macroecon notes-unit3.docx - 3.01 Classical Economics and...

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3.01 Classical Economics and Say's Law The Classical theory views full employment as the norm of a capitalist economy. This theory holds that the best way to achieve price stability, full employment, and steady economic growth is for the government to stay out of the economy. This hands-off approach is termed laissez-faire. Classical economics was founded in part on the ideas set forth in Adam Smith's The Wealth of Nations . Smith observed the economy at a time when factories were in use and labor was fully employed. Society was at potential GDP. Written in 1776, Smith outlined the capitalist economic system, stating particularly that the economy would self- regulate if left alone. In theory, without any government interference, the economy would take care of itself —"the invisible hand," as Smith called it. Classical economists focus on the long-run. Because wages, prices, and interest rates are fully flexible, the economy quickly stabilizes so the government does not need to interfere with the economy. Classical economists believe that the economy is always at full employment of resources, which is one reason why the short-run aggregate supply curve would be more vertical. o Because the economy is at full employment, prices rise and fall as aggregate demand changes. As a result, prices act as a rationing system for goods and services exchanged within the economy. When prices rise, fewer people are willing and able to purchase the higher-priced goods and services. When prices fall, more people will purchase the commodities. o For a Classical economist, the amount of resources and improvements in technology are what really determine growth in an economy. Finally, Classical economists believe that any increase in the money supply will directly affect total spending in the economy. This means that a Classical economist would say that the Federal Reserve, the regulatory agency that controls the money supply in the U.S., actually causes prices and wages to rise when it increases the money supply. Say’s Law He observed that tradesmen made extra goods, so they could trade them for goods that they might need themselves; otherwise, there was no reason to create the extra goods. Therefore, these goods (the supply) would be traded (the demand) for other goods and services. To carry this further, Say and other Classical economists believe that producers will only produce the goods that people are willing to buy. If they won't buy them, then inventories build up until producers lower the price. At that point, people will demand the current supply once again. Thus, "supply creates its own demand" is a concept that is called Say's Law today. 3.02 Aggregate Supply The short-run aggregate supply is the total amount of goods and services that firms are willing and able to produce within the economy. Aggregate supply should be studied in the immediate short-run, the short-run, and the long-run as the economy looks different at various time periods.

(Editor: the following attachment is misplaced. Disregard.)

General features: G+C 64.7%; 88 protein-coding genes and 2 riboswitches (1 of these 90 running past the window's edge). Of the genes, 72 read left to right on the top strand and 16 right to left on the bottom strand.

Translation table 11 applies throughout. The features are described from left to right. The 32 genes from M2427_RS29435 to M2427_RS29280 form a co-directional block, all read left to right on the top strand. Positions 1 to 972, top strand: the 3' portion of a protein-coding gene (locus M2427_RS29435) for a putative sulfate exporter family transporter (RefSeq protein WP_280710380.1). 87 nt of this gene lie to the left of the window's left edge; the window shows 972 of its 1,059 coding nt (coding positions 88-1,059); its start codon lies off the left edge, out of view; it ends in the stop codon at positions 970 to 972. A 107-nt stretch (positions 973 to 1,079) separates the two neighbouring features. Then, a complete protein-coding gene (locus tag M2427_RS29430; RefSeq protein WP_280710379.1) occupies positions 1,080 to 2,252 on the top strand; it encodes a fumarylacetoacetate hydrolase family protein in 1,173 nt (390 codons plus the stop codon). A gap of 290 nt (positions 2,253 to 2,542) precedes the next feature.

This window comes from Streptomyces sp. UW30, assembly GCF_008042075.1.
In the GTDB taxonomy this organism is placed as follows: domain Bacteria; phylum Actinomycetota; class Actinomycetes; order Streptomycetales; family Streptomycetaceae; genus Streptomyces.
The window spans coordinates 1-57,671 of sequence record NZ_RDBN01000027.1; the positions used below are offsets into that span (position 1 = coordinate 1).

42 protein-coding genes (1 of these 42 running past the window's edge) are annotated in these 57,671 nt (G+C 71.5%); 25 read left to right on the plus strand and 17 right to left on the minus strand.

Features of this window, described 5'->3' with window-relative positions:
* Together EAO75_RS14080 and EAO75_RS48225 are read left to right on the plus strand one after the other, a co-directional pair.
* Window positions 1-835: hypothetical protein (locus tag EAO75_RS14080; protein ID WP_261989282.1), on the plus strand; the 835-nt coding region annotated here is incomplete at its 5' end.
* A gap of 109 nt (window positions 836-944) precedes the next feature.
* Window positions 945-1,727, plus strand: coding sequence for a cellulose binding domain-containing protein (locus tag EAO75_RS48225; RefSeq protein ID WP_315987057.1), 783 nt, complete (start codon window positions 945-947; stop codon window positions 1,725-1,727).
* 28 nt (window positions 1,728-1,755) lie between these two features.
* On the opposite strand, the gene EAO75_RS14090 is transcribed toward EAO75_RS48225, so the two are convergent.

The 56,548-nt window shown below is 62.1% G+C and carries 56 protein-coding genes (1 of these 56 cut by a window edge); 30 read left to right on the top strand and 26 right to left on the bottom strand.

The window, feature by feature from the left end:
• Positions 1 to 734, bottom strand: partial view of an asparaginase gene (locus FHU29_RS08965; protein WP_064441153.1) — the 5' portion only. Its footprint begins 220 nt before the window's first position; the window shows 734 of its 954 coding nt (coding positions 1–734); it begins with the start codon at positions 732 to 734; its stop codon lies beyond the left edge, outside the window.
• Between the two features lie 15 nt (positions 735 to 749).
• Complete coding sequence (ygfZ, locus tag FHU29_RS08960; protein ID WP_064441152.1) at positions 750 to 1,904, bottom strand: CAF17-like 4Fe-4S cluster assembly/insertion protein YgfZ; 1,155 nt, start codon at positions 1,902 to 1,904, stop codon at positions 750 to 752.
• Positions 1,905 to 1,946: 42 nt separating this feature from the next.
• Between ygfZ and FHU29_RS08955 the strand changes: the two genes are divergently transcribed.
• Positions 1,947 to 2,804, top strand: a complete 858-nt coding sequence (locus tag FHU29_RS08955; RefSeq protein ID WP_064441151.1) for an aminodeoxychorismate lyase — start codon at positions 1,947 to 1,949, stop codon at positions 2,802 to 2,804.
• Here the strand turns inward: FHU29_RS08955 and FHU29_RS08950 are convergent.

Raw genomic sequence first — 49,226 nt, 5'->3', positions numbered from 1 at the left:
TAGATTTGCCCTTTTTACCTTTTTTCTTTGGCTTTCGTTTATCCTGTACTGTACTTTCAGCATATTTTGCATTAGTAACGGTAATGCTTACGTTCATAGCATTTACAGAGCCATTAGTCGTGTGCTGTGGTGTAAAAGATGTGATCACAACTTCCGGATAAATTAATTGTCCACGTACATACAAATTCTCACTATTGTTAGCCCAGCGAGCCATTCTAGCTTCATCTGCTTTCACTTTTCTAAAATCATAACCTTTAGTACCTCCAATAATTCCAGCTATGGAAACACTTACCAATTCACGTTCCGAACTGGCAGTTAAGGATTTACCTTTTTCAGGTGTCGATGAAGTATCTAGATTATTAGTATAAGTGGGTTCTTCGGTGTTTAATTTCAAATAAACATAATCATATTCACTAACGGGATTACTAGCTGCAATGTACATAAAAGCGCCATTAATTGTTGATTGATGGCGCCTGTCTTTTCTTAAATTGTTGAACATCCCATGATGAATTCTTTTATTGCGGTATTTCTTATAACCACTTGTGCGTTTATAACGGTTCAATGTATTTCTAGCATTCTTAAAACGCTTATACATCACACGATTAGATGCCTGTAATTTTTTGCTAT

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The immediate short-run supply curve is a horizontal line at a fixed price.
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